Star Trek: The Original Series

4 out of 5

Created by: Gene Rodenberry

covers season 1 – 3

There’s surely not much I can add to the conversation, except: Star Trek just works.

I am absolutely not the most schooled fellow in sci-fi TV of this era, or even in Star Trek in general, but nonetheless: the show works. It worked then, it works now. It’s casual – a key word here – combination of familiarity and the new; of “strange, new worlds” and ones that conveniently mimic certain historical events or parables; of pleasing popcorn qualities and interesting shakeups; and of its accidental / purposeful perfect balance of character types, creating an instantly memorable core cast – all of these qualities make the show both easy to watch and engaging, and help to elevate it above ensemble shows that play in a similar sandpit.

The stereotypes from the show you know are true: Captain Jim Kirk (William Shatner) occasionally speaks in an odd, staccato rhythm, has a tendency towards haymaker punches in a fight, and apparently always has to kiss whatever female “alien” he encounters on any given mission; Spock (Leonard Nimoy) likes to call everything “fascinating,” can easily down any opponent with a lil’ neck pinch, and will often raise an eyebrow over the, er, fascinating illogic of humans; most of the universal cultures are rather humanoid, but when we get otherwise, it’s generally achieved via kaiju suits or off-screen omniscience, and is probably a tad goofy. But, similar to classic Doctor Who, these limitations of the era and budget in terms of visuals don’t stop the show from treating it seriously, and generally delivering (most) script with gusto, supplanting or adding to the low-rent charms with creativity and intelligence. And while Shatner’s dramatic flair does get worse as the show goes on, he’s still perfect as the headstrong but attentive lead – you buy him in the captain’s role easily (just as you do Spock as a science officer, and etc. down the line of all the name cast), and when there are scenes requiring some more nuanced deliveries, he’s wholly capable of selling them.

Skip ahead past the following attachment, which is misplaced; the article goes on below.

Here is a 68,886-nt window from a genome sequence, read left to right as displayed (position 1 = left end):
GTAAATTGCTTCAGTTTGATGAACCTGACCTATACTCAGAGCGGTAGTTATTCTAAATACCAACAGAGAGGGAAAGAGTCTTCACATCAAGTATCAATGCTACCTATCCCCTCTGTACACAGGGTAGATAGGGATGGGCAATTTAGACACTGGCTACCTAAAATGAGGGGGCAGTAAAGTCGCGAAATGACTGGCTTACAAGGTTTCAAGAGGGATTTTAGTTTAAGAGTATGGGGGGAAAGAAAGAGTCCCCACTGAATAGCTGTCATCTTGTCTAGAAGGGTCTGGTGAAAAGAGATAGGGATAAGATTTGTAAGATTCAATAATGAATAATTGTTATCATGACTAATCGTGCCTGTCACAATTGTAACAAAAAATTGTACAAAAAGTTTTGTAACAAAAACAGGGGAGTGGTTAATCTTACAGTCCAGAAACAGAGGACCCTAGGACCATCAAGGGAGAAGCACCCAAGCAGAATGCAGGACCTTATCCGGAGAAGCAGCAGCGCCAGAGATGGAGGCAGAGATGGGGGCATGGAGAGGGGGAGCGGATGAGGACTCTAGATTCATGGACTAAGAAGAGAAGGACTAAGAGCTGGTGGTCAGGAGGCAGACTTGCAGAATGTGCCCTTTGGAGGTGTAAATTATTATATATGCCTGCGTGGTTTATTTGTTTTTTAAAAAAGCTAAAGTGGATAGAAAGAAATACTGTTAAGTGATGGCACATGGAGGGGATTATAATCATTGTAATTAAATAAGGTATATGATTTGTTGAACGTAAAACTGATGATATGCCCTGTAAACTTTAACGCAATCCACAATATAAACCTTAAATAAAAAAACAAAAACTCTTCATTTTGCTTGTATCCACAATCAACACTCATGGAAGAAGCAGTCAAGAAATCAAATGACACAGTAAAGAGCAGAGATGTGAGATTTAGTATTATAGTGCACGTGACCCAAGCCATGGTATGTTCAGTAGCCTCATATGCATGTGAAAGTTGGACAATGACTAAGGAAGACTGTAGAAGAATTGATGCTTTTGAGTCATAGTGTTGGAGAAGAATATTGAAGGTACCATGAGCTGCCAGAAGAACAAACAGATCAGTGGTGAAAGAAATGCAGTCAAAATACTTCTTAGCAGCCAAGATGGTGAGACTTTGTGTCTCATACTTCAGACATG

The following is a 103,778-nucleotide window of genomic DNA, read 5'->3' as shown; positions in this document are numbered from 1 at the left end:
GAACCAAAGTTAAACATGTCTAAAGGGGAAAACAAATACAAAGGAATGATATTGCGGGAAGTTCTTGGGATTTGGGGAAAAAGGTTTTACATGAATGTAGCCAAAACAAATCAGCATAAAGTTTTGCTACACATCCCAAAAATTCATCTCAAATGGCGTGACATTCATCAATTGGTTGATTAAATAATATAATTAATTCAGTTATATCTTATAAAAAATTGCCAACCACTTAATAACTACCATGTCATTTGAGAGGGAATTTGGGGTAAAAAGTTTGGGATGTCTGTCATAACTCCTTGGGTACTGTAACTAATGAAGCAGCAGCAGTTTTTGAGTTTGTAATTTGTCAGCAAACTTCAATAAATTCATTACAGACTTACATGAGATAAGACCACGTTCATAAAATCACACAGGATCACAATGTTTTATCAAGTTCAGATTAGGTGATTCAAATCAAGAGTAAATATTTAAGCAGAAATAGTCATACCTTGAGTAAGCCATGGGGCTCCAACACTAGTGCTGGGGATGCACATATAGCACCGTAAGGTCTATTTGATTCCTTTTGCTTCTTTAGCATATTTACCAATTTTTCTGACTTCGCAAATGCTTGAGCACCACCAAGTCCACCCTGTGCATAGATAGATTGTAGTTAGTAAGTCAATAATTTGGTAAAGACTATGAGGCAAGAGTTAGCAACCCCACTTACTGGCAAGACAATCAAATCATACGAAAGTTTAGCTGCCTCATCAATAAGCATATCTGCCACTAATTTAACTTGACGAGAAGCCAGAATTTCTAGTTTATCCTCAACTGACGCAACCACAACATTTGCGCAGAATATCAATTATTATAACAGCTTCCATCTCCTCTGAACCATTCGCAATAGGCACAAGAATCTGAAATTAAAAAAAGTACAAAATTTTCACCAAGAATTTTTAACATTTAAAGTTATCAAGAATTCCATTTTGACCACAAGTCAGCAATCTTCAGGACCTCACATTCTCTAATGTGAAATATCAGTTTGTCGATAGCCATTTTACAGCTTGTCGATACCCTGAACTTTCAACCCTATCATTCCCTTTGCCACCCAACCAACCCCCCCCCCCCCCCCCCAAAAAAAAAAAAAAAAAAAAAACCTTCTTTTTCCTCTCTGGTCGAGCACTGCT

The “it was the times” habit of sidelining females into short-skirted secretarial types is annoying – even when they’re doctors or scientists, they swoon and shriek – and we’re certainly decades from hints of representation that’s not Christian, and straight, but… Star Trek is nonetheless surprisingly progressive in terms of cultural representation, and in one way that even modern shows often bungle: it never makes a point of it. Black, Asian, Indian – the Enterprise itself is very multi-cultured, and Kirk and crew are frequently interacting with leaders and races comprised of people of color, and no one bats an eye, or makes any reference to it. It sells the fact that the future of Star Trek isn’t affected by racism / discrimination of that nature anymore. It normalizes the normality of it.

The flipside, of course, is that there’s no discussion on it, either, though some episodes do attempt to use wars / conflicts on other planets as metaphors for such things, which can sometimes add to that progressive feeling, but also can be indirectly racist itself, falling back on morals that were bred from a very white, 60s America. However, cheap as it sounds, creator Gene Rodenberry’s heart was absolutely in the right place, and you can feel the show pushing that agenda as much as was possible at that point: that peace and individuality and equality are all good things for which we should be striving. Again, sometimes our wrap-up moral reminds us too much that God Is Good and Man Loves Woman, but, yeah, the intention was there.

Repetition does create some fatigue with the series, even as early as the first season. The show liked dropping the crew onto Edenic planets and then rolling out some awful secret regarding how those Edens worked, or creating scenarios that were thin veils for moments from our history, and out come the platitudes; as adventurous as the show could be, it was hemmed in by needing to soothe the viewer and let them know that being a modern day US citizen was A-Okay. And sometimes drama is created by requiring Jim (or others) to act atypically dumb, but that’s TV. And both of these sins are rare enough to not change my initial statement: that Star Trek works. Almost every episode has, at bare minimum, a fun hook, and the vast majority stay ahead of their indulgences with a good balance of drama, action, and comedy. You might chortle at its campiness, but then realize you’ve watched all three seasons while doing so, enjoying the way the world-building and crew chemistry come together over the course of those episodes.

Star Trek is about a future in which “The Federation” has sent out the starship Enterprise, captained by James T. Kirk, on a five year exploratory mission. That’s all the structure and justification you need for alien worlds and sci-fi-draped social commentary, week after week.